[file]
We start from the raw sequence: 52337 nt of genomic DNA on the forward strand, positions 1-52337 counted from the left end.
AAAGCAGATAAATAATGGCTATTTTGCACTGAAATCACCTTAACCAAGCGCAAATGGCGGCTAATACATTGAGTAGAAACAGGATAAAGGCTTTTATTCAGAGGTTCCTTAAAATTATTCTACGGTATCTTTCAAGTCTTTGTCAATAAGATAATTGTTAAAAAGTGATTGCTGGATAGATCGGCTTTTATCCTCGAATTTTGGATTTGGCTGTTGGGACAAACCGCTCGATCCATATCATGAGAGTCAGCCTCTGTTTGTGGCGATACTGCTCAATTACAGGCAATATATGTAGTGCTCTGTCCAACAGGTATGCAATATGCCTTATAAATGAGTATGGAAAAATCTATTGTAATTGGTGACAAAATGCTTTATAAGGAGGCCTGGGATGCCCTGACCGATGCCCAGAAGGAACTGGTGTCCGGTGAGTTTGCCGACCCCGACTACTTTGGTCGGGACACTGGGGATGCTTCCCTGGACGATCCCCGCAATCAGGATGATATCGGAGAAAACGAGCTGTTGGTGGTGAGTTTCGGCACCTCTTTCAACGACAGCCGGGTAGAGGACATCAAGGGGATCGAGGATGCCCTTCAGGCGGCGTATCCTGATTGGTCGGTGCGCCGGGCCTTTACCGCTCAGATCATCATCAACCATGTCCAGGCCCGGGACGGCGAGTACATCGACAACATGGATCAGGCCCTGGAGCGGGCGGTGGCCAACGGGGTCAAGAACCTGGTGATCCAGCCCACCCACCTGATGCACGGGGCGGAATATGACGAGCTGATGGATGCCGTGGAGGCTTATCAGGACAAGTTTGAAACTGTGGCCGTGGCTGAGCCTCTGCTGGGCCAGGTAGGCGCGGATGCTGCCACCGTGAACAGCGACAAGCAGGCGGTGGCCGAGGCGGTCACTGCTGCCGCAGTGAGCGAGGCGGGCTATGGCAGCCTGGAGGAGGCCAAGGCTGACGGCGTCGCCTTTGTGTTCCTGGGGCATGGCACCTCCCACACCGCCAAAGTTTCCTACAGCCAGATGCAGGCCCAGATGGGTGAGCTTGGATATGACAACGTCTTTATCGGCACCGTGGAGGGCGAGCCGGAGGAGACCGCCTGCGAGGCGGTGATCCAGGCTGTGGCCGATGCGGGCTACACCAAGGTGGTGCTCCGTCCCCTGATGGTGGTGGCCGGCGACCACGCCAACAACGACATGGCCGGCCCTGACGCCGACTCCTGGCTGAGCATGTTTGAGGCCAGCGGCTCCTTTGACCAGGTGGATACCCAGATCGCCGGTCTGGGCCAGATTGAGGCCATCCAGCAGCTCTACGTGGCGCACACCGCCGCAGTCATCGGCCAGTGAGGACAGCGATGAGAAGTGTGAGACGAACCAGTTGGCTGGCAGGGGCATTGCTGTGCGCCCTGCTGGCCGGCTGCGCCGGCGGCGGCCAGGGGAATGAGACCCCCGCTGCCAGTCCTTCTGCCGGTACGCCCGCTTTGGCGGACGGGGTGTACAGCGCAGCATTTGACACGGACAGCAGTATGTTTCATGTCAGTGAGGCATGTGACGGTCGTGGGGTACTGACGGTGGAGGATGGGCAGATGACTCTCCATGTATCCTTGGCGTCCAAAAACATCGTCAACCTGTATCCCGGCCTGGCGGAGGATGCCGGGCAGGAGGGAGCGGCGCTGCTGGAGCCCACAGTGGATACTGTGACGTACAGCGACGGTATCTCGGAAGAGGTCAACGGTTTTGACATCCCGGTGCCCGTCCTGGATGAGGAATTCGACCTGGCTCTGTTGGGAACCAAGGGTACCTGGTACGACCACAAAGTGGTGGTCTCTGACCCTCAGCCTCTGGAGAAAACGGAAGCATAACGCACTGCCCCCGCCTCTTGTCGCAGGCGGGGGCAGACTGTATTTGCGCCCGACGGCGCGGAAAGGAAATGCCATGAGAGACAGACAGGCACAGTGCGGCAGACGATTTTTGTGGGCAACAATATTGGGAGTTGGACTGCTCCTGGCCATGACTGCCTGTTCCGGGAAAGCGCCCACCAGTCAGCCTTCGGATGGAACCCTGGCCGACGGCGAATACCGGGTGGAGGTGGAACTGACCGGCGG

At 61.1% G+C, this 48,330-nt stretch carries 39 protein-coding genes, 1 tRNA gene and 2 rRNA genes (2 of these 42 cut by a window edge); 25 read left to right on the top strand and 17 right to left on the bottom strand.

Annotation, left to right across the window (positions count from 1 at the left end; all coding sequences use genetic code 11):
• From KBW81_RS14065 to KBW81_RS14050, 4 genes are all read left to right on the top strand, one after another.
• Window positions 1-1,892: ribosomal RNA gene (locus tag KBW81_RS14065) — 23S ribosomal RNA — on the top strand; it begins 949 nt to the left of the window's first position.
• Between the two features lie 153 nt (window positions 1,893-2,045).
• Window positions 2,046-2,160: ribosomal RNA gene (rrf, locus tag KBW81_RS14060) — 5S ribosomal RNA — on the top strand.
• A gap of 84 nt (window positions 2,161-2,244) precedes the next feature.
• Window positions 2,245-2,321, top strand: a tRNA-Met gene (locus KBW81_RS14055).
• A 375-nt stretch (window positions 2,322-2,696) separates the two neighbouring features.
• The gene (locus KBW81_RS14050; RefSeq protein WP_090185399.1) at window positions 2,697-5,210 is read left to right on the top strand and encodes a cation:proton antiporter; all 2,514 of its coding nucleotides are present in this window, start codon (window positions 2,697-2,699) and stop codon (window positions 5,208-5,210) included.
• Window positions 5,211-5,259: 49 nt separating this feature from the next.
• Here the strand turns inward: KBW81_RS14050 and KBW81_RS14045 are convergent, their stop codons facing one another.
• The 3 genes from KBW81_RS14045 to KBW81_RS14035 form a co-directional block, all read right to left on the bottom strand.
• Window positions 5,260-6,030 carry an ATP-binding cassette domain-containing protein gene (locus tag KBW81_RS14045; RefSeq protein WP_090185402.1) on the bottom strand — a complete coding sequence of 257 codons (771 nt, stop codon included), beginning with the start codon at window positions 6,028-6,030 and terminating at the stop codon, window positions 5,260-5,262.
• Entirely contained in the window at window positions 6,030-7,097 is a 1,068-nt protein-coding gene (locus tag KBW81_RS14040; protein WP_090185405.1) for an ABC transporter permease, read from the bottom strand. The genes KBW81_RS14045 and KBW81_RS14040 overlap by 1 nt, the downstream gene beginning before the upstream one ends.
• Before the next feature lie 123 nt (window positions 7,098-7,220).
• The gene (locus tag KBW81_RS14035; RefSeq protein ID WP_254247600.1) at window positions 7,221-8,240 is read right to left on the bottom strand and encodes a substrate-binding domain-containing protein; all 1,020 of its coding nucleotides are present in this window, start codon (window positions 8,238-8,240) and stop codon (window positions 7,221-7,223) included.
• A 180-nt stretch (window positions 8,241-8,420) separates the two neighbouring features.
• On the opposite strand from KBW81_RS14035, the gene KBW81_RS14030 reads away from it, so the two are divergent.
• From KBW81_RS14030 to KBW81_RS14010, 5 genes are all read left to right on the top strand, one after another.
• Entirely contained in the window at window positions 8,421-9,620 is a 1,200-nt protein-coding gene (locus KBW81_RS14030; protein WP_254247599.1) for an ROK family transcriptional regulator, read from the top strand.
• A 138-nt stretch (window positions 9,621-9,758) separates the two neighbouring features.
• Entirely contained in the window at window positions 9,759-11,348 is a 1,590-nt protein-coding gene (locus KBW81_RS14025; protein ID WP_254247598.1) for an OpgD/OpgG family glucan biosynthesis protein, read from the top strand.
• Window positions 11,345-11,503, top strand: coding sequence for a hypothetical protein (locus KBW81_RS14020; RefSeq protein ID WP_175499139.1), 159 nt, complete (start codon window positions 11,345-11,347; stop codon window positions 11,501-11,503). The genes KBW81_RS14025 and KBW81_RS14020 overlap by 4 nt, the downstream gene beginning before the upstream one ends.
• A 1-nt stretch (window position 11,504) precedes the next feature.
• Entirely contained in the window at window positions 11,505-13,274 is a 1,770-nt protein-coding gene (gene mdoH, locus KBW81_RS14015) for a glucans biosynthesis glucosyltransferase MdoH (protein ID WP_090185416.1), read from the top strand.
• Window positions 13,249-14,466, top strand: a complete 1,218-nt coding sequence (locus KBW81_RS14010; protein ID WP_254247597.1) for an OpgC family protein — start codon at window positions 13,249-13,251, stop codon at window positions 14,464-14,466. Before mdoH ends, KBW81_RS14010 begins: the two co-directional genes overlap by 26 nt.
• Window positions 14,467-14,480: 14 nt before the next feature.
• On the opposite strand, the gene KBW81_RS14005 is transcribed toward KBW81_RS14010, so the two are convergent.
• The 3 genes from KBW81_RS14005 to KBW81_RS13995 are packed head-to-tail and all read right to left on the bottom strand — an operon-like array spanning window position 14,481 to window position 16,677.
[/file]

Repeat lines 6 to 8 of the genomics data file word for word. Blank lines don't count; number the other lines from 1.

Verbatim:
• Window positions 1-1,892: ribosomal RNA gene (locus tag KBW81_RS14065) — 23S ribosomal RNA — on the top strand; it begins 949 nt to the left of the window's first position.
• Between the two features lie 153 nt (window positions 1,893-2,045).
• Window positions 2,046-2,160: ribosomal RNA gene (rrf, locus tag KBW81_RS14060) — 5S ribosomal RNA — on the top strand.